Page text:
Alright, this is a morning fret. I just have to trust, as the good Spirit orchestrates, that I will be taken care of in this area, and that I will learn how to take care of.
Thank you, Father, for the higher relationship wisdom that you emanate. Truly needed and appreciated.

Wednesday, May 11, 2005

and Away!

Thanks for putting up with my attempts at poetry yesterday. Ah, it's one of those things that need dutiful construction time to make it ping! and be entire-expressive. I love those snippet words, images, that convey, however.

C and I've been jumping on the trampoline this morning, laughing, falling. The dog has been there too with a four-foot touchdown, looking awkard, looking like he's smiling at the craziness of the moving ground. My aging back has flared with muscle aches, yet there I go up, up, up. I want to go down, down, down into fanciful positions; however, I learned my skeletal lessons the hard way not too long ago. That suspension is the joy, though. As Bo jumps on the bales, so we join him in the between worlds.

We also like to read our school books on it in the morning. We hear the neighbors behind our wooden fence; they are calling their cat "Willllllleeeeey"; they are commenting on this and that. We could spy if I didn't want spying to happen to me. We can almost see what they look like when we arise in the sky. Perhaps we can call out an introduction one day. "Hellllloooooo!"

I'm happy today for Ulchenna and Joyce of the "Amazing Race". Cody and I were up late cheering. Such a sweet couple! It has been a fun show to watch. Now, with American Idol almost over, we're almost free for the summer from the grip of reality. Now, onto fantasy as we climb higher and higher into the clouds on our trampoline.........::::::::!!

Tuesday, May 10, 2005

A scene

all sorts
healed in the foothills.

We often see you as a robotic medicine machine
among four thousand.

Objective doctor of odorous sin.

Yet to be in the crowd and stare
back at you, after you carress my
withered foot for me to
test my leaps,
you glisten with tears:

Jewels to offer in
response to my
release from pain:

Subjective sweetness of surrender to
my care.

You obviously felt resultant
health and joy from each touch you gave.

And even reading now in cold text(Matt. 15)
about the fortunate in Tyre and Sidon,
I realize that I dully believe
that you must still walk again,

for our pain,

glistening for our joy when we
surrender to your
meandering and potent
compassionate measures of grace.

Allow me the life fully described
by a healing of my faith.

Sunday, May 08, 2005

A Lutheran bucket

Our Father in heaven,
Reveal who you are.
Set the world right;
Do what's best -- as above, so below.
Keep us alive with three square meals.
Keep us forgiven with you and fogiving others.
Keep us safe from ourselves and the Devil.
You're in charge!
You can do anything you want!
You're ablaze in beauty!
Yes. Yes. Yes.

Last Sunday, we said the Lord's prayer, KJV style, at the Lutheran church we visited. The prayer felt important, well-clothed like a grandmother in a dress and accessories and matching purse&shoes and rustly panty hose. I wanted to lean into it and smell it, happy with being back in a familiar lap. From the balcony, a men's choir broke out with quaint authority. Trumpets sounded like a promise of forgotten triumph. A robed man walked down the aisle with the cross which we were instructed to follow with our eyes.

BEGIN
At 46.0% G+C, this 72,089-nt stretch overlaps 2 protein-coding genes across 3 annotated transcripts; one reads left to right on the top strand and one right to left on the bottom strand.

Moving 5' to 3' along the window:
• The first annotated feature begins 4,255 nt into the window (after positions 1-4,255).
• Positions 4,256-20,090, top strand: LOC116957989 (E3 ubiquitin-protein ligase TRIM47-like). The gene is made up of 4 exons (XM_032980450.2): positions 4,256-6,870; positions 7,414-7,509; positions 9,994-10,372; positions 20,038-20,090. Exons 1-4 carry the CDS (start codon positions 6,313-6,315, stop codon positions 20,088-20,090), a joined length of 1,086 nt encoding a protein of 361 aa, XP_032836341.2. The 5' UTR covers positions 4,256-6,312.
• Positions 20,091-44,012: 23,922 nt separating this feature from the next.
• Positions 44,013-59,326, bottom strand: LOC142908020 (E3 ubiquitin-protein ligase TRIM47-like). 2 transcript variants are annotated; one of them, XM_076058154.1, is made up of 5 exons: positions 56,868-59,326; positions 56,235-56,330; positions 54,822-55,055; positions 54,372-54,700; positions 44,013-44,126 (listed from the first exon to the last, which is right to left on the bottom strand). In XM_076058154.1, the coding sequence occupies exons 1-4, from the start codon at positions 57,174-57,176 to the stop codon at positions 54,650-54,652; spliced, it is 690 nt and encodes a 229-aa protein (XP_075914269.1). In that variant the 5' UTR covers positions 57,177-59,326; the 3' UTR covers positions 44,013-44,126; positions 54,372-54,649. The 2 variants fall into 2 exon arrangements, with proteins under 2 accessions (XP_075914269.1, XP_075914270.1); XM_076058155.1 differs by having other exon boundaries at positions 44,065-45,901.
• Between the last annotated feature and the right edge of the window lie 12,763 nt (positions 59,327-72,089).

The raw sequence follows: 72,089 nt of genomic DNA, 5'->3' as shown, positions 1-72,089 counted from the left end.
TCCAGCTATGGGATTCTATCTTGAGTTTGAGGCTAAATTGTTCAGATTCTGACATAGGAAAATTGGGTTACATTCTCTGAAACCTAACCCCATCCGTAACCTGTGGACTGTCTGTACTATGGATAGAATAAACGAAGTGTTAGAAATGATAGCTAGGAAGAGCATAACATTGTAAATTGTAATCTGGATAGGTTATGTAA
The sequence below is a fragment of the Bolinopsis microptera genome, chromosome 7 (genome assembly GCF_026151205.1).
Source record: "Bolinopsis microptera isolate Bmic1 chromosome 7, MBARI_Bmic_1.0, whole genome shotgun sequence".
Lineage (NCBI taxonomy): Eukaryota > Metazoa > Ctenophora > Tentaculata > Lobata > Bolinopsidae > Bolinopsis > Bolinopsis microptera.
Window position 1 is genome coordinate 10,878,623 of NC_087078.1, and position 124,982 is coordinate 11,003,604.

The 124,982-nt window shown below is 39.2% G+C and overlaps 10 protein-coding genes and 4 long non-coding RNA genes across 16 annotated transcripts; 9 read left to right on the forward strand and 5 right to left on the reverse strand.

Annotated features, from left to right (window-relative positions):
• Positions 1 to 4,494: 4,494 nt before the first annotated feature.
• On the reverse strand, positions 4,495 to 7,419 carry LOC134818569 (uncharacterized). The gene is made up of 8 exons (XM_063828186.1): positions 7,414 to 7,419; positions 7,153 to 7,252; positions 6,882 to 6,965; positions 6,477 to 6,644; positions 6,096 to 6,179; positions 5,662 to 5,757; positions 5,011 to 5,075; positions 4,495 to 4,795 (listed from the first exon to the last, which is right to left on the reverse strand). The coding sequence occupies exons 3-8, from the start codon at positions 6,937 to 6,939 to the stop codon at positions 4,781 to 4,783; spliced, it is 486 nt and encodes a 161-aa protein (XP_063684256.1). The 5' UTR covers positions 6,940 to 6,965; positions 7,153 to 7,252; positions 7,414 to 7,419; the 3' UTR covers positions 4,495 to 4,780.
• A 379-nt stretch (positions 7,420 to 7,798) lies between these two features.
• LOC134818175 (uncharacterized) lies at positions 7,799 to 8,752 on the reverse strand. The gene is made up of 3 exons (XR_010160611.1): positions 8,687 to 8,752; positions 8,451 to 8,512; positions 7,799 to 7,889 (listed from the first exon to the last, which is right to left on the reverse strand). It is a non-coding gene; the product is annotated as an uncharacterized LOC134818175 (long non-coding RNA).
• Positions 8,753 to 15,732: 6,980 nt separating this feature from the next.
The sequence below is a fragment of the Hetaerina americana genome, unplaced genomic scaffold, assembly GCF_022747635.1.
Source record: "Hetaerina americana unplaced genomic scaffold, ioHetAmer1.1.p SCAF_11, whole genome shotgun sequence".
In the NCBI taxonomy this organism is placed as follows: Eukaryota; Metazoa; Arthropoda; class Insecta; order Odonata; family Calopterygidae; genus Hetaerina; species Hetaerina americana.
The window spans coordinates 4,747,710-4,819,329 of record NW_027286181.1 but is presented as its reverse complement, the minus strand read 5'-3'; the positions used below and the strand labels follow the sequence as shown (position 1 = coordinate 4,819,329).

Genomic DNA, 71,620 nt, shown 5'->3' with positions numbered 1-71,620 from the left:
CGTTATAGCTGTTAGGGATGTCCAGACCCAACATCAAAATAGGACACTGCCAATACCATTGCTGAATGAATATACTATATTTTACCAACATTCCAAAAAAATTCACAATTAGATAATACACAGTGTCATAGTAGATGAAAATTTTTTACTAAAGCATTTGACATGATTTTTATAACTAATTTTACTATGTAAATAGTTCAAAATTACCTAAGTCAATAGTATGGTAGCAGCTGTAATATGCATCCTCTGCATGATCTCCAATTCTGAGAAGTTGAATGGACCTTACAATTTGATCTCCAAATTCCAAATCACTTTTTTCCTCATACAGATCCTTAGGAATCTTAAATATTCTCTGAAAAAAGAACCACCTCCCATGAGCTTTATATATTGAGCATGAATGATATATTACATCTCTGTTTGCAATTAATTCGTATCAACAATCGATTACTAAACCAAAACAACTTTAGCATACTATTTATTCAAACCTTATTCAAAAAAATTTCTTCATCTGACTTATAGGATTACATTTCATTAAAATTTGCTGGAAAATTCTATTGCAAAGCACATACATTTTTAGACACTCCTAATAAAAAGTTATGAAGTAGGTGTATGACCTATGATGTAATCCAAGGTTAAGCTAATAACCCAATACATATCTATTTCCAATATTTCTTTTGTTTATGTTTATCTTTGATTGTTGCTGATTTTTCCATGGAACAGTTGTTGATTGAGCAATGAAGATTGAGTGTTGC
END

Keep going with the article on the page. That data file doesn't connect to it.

My eyes became embarrassingly full of liturgical nostalgia. None of the Lutherans standing around me appeared emotional, though, so I blinked the tears away, quickly aware of how much I would love to be emotional and wail out in longing for the well-preserved Christ of the day.
However, of course, I strove for the more acceptable presentation of detachment.
Forty-five minutes later, after many hasty grabs at the program to see where to read, what stanza to sing, what verse to remain quiet, what Church to bless as chosen, who's allowed to receive communion, when to stand and sit, why the doctrine is upheld, I became very irritated. The first 15 minute pull was gone, drowned in a schedule which we followed most mechanically. The pastor was barely audible due to children all around me (which I enjoyed in some ways ~~ they became the Life embodied, yet wouldn't they receive more by being in a setting which allowed them to play and discover and learn stories on their level?).
When the time came to go home, I felt a strong inclination to get a full bucket of KFC as a traditional antidote to a traditional service in which we endured to the end. We made it! Now, let's eat!
So, when I saw the Lord's prayer written in "The Message" this morning, I smiled in remembrance of my Lutheran hour, and wondered if such a lovely interpretation would ever be allowed to float out into the air to co-mingle with the trumpeting. I'd love for them to entertain variety.
However, most likely, if I memorized this version, I'd have to blink it back too. I can just imagine the stares that I would receive for being different, and for upsetting the generational flow.
Yet I know for some people, this works, and I don't wish to deny that. For the Bible says, "It's easy to see a smudge on your neighbor's face and be oblivious to the ugly sneer on your own.....Wipe that ugly sneer off your own face, and you might be fit to offer a washcloth to your neighbor" (Matthew 7 -- the Message).
May we all worship God according to our ordained way, regardless of the variety. May I be allowed to remember the Lutheran experience in the way that corresponds to the needs of my spirit and soul.
Thank you, Lord, for authentic variety. You make experience 'good'.